This Institute for Government report identifies oversight, regulation, inspection and scrutiny as the different forms of accountability. In ancient Greece, as opposed to modern bureaucracies, there was relatively little regulation or oversight: offices were defined with few rules or regulations. Officeholders were expected to simply get on with the job. No overarching civil service bureaucratic management structure existed to oversee them.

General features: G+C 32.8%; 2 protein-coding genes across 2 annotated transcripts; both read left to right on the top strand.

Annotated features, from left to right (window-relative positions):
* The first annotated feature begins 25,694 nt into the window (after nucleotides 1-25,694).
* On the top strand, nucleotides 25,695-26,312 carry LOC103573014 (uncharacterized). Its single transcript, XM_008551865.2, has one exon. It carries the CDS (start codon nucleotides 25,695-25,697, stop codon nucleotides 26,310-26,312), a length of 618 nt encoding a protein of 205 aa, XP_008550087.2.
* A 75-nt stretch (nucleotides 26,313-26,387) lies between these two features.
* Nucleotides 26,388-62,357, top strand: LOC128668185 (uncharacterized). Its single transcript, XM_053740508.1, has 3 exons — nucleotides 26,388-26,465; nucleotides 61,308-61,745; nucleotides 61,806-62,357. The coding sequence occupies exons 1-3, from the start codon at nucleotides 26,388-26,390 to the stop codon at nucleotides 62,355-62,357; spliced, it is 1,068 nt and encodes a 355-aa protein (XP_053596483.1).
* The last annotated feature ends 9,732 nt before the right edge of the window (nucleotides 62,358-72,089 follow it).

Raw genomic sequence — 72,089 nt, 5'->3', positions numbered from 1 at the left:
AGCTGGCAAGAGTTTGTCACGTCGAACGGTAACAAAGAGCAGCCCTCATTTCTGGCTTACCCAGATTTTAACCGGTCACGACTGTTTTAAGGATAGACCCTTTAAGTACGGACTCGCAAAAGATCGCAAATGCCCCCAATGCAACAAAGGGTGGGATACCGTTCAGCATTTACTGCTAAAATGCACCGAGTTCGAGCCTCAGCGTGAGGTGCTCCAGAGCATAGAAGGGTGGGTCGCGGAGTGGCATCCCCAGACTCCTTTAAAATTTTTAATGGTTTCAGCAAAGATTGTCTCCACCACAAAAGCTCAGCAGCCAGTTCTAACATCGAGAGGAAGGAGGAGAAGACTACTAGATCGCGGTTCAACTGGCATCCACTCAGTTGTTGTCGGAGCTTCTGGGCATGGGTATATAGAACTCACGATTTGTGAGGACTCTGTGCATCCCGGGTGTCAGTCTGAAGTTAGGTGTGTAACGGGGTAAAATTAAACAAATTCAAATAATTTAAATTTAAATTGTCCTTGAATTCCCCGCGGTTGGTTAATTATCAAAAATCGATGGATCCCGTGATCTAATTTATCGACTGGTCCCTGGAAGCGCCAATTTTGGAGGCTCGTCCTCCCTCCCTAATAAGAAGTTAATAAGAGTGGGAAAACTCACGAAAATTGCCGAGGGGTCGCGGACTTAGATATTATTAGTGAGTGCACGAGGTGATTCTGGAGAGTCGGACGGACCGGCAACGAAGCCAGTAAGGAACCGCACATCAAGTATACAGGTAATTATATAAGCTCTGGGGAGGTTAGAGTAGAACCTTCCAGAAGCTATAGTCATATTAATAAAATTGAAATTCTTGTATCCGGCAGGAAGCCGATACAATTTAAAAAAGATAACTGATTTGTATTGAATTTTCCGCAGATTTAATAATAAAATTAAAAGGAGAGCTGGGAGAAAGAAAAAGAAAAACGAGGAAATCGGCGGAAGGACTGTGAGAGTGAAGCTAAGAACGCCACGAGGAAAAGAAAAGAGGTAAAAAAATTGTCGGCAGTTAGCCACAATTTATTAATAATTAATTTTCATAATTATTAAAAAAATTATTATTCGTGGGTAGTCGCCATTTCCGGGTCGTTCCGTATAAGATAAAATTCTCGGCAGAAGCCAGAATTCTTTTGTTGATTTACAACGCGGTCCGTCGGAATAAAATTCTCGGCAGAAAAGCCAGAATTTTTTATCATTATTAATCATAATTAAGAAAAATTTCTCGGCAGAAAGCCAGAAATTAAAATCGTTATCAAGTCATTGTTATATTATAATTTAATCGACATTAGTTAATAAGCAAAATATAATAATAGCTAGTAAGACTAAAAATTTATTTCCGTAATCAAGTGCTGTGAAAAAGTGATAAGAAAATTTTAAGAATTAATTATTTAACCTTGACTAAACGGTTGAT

Yet the ancient Greeks engaged in a tremendous amount of inspection and scrutiny about government and integrity in public life. They adopted mechanisms that made relationships of accountability – through active public scrutiny – alive and intensive.